New government report shows ongoing increase in Florida families participating in education choice

Patrick R. Gibbons

A research arm of the Florida Legislature on Wednesday presented to the state’s Appropriations Subcommittee on Education a detailed 132-page report showing how Florida families are participating in education choice programs.

The report from the Office of Program Policy Analysis and Government Accountability (OPPAGA) expands upon the one-page summary produced for the past 12 years by Step Up For Students, the state-approved nonprofit funding organization that helps administer five scholarships for Florida schoolchildren.

OPPAGA reviewed 21 school choice programs, providing detailed descriptions of each program including the number and percentage of students participating. The report provides a county-by-county breakdown of students enrolled in choice programs throughout the state and provides demographic data for most of the choice programs.

According to OPPAGA, 86% of students attend public schools, 11% attend private schools, and 3% are educated at home. Of those public school students, 12% are enrolled in public charter schools.

Overall, 46% of all Florida K-12 students participated in a school choice option. Of the students exercising choice, 69% exercised a public school choice option.

Florida’s public schools, including choice schools, enroll nearly 2.8 million students. Public schools have “grown incrementally” according to the authors, increasing by about 62,000, or 2.2%, over the last five years. Of public school students, 63% are nonwhite; 55% are eligible for free or reduced-price meals; 14% are students with disabilities; and 10% are English language learners.

Charter schools grew 22%, with enrollment growing by more than 58,000 students over the last five years. Of charter school students, 70% are nonwhite; 43% are eligible for free or reduced-price meals; 10% are students with disabilities; and 10% are English language learners.

Home education grew the fastest of the three education sectors, increasing by 27% over the last five years by adding nearly 23,000 students.

Meanwhile, private school enrollment increased by about 52,000 students, or nearly 18% over the last five years. Private schools overall are 50% nonwhite.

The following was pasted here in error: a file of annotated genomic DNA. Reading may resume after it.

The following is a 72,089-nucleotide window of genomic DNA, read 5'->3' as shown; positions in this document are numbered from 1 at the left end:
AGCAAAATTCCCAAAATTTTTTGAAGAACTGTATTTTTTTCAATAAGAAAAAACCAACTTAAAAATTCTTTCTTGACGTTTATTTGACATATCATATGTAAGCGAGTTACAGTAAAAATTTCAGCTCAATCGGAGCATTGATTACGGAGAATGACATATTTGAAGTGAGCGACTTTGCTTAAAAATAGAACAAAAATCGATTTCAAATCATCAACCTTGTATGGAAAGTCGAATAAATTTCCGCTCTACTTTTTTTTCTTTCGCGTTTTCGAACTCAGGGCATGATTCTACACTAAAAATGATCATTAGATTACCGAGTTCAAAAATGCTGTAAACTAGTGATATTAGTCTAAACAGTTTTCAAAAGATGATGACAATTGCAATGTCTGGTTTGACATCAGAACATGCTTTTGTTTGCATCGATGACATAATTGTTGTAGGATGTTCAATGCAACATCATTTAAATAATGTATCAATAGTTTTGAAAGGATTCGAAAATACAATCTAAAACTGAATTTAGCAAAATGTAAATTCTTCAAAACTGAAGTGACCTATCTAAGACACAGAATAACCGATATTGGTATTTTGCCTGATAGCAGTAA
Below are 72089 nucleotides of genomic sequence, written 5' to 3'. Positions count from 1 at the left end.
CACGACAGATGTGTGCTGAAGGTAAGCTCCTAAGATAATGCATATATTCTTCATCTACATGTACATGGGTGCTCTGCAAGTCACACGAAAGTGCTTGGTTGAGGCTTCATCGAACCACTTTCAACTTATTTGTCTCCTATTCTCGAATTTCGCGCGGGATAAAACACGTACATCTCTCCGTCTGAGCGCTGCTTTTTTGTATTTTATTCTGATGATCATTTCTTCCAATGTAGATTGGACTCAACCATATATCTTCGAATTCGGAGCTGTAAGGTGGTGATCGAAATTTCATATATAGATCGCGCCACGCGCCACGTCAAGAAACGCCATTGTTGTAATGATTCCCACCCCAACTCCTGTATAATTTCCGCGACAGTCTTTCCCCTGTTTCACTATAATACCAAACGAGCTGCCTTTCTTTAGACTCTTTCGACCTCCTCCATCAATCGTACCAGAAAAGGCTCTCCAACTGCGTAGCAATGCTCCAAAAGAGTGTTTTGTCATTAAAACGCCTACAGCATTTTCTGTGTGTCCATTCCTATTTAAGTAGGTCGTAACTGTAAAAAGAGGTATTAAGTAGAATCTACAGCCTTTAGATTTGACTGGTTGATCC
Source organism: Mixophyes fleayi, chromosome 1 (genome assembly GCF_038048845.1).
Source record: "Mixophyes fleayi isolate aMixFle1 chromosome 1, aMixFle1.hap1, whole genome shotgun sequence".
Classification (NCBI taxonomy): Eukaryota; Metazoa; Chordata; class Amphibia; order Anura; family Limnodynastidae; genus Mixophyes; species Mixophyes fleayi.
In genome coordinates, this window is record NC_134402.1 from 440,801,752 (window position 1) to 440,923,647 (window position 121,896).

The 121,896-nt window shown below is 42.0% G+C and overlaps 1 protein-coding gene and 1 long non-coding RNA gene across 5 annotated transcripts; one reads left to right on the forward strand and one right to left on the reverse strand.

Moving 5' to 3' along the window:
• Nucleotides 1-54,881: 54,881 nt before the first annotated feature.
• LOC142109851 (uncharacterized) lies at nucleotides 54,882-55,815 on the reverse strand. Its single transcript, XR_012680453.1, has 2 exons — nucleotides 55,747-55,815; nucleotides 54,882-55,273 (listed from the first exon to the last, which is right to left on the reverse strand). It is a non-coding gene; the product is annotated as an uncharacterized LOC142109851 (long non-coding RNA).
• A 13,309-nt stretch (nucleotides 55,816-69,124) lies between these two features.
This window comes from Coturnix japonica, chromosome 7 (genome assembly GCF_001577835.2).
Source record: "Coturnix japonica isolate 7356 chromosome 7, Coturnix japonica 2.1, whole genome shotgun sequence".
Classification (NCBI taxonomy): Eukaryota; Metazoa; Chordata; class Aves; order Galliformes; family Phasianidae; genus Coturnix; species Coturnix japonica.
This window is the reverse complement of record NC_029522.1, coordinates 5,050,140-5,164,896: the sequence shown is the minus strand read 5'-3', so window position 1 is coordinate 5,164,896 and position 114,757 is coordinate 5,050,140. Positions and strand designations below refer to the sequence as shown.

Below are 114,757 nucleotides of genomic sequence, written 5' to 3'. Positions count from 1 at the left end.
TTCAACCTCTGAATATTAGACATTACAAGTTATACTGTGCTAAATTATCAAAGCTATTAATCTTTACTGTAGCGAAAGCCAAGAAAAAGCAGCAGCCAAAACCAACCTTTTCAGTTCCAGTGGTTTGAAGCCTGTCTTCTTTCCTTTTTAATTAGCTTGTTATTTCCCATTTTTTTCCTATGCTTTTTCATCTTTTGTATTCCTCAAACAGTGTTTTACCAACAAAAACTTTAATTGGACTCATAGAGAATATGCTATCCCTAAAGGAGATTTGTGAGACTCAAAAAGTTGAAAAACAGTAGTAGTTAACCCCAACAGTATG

Fifty-six percent of students who participate in the Family Empowerment Scholarship program for low-income and working-class families are nonwhite. Forty-seven percent of special needs students who participate in the Gardiner Scholarship program and 55% who participate in the McKay Scholarship program are nonwhite.

The Florida Tax Credit Scholarship, which serves low-income students, is Florida’s largest private K-12 scholarship program. That scholarship enrolled 113,120 students, up 41% over the last five years. About 73% of these scholarship students are nonwhite.

The public-school program enrolling the highest percentage of minorities is Jeb Bush’s Opportunity Scholarship program, with 74% of students being nonwhite. The Opportunity Scholarship allows students in the lowest performing public schools to enroll in higher performing public schools. Prior to being struck down by the Florida Supreme Court in 2006, that program provided scholarships for students to attend private schools as well. At the time, 86% of the students were nonwhite.

The program with the fewest minorities is Florida Virtual School, with 42% of its students being nonwhite. FLVS is also one of the few choice programs that have been shrinking, with enrollment declining by 9% over the last five years.

Among the other interesting findings, OPPA noted that:

·       Charter schools are the most popular alternative public school enrolling 323,385 students

·       Specialized public school programs were the second most popular option with 208,644 students enrolled in magnet schools; 185,699 students enrolled in career and professional academies; and 178,162 students enrolled in admission selective programs for gifted children.

·       Accelerated programs such as Advanced Placement, Dual Enrollment, Advanced International Certificate Education and International Baccalaureate have grown to a combined 366,101 students, up 22% from 300,224 students just five years ago.

·       Miami-Dade County Public Schools has three times as many students attending magnet schools as the next highest county, Orange.

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